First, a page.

Every climb has its end, for verily with difficulty there is relief...

  15. #15
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    Every climb has its end, for verily with difficulty there is relief...

  16. #16
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    I certainly did not expect this to be so one sided, especially since climbing is my ďthingĒ. Right now I can grab a domane sl6 or emonda sl6 for $250ish in price difference. Decisions...

  17. #17
    flinty-eyed moderator
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    Domane SLR
    Dr. Cox: Lady, people aren't chocolates. Do you know what they are mostly? Bastards. Bastard-coated bastards with bastard fillings. But I don't find them half as annoying as I find naive bubble-headed optimists who walk around vomiting sunshine.

  18. #18
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    Trek really hit the nail on the head with the Domane. Prior to buying mine in 2013 when they first released, I did a lot of research and I believed advertisements. As a marketing professional, I knew I was risking the chance of drinking the coolaid and getting a bike that was a hoax. The Domane lives up to its name.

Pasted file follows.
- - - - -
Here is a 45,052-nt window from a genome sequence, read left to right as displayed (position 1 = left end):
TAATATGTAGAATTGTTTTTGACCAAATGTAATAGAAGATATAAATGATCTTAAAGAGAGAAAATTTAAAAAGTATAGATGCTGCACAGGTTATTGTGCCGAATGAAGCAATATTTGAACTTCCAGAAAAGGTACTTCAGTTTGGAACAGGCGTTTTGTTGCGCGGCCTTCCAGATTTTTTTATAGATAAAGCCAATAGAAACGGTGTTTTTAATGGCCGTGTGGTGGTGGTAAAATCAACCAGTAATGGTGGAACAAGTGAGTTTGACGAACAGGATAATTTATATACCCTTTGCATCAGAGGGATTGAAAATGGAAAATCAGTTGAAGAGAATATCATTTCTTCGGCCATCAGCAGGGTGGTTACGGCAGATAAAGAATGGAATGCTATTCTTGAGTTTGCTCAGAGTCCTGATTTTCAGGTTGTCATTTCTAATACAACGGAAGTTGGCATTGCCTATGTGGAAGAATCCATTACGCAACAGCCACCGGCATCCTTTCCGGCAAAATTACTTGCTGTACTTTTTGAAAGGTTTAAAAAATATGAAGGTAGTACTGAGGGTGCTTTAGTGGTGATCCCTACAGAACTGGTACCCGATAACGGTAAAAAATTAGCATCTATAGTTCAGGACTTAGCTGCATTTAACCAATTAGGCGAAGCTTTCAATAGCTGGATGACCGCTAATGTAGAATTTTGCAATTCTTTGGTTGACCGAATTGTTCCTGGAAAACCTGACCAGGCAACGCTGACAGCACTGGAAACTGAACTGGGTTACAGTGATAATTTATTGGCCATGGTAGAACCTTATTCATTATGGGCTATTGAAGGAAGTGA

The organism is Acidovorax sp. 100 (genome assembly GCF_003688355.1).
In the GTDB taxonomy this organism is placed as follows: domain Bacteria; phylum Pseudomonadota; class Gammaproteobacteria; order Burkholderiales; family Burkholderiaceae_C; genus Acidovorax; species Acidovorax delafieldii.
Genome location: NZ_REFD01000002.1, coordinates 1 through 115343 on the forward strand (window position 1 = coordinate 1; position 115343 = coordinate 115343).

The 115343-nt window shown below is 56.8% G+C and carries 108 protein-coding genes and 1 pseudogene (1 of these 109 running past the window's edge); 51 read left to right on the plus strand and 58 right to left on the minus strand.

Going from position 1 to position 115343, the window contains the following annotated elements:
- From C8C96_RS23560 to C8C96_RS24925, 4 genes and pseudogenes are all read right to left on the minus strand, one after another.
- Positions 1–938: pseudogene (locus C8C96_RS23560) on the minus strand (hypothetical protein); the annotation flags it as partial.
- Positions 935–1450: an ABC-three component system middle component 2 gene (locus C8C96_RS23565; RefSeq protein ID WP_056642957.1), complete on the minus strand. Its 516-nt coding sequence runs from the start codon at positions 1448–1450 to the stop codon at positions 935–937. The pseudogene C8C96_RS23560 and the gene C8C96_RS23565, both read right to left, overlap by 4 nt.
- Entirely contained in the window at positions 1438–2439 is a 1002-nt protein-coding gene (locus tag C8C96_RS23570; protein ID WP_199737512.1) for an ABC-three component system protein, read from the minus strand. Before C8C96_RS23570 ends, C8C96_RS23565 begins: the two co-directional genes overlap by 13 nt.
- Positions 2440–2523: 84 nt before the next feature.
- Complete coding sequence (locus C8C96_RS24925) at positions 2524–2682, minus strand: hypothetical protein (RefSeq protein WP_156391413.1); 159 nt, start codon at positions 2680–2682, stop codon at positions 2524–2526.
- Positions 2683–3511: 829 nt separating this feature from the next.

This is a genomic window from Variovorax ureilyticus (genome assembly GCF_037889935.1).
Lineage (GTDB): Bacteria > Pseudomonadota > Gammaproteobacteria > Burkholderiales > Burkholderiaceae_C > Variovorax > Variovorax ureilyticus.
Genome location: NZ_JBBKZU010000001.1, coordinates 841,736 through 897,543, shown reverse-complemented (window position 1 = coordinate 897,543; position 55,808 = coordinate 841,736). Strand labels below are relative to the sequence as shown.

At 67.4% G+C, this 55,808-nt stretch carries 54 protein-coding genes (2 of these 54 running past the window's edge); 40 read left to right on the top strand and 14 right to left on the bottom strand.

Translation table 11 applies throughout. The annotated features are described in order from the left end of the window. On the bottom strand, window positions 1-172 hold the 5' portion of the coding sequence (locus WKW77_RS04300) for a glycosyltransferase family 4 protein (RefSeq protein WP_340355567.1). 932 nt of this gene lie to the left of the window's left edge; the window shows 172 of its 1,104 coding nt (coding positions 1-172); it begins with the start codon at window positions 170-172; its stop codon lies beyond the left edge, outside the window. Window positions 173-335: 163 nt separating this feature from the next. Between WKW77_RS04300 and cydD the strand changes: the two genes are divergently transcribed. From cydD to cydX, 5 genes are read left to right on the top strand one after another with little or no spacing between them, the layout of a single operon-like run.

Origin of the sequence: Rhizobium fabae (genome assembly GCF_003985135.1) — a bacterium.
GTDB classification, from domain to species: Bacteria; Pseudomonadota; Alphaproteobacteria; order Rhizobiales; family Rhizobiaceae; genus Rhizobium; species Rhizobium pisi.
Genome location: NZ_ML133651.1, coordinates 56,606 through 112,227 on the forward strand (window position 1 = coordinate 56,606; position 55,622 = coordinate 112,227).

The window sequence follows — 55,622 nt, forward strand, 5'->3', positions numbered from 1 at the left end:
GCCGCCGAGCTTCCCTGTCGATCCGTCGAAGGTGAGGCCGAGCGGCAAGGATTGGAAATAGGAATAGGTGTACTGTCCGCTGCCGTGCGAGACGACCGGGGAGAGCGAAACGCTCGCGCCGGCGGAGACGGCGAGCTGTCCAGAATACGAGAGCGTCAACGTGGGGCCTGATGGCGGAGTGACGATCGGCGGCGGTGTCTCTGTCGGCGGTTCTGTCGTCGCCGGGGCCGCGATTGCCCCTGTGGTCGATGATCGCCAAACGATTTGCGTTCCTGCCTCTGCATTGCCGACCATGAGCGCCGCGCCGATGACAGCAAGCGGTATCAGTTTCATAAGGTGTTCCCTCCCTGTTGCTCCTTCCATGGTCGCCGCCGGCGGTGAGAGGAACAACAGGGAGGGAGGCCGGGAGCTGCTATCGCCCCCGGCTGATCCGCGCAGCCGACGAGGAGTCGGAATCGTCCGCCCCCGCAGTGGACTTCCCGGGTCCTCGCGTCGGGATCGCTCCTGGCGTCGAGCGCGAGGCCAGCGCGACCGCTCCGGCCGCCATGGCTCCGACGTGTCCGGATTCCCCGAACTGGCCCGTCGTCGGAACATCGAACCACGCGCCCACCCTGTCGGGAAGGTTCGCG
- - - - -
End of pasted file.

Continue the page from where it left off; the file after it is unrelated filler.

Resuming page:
Iím sure the newer models are even more smooth and compliant. I have a friend with a new Domane that has the front decoupler on the headtube and he praises it. I think the headshock on the new Roubaix is a bit much (two friends have those) and can make for too much fleet while out of the saddle.
    I have yet to hear a Domane owner say their bike sucks; I do hear a lot praise. My friends with …mondas have no complaints or praises over than they have a light bike. My Domane is a 58cm, bone stock, and with bottle cages and shimano pedals weighs 17.xxlbs so itís no heavyweight either.
    I saw trek has 2018 Domane full cable bikes on sale for $2,999 right now. At that price youíre getting a lot bike for the money. If Christmas wasnít around the corner I would buy one of them just to have haha.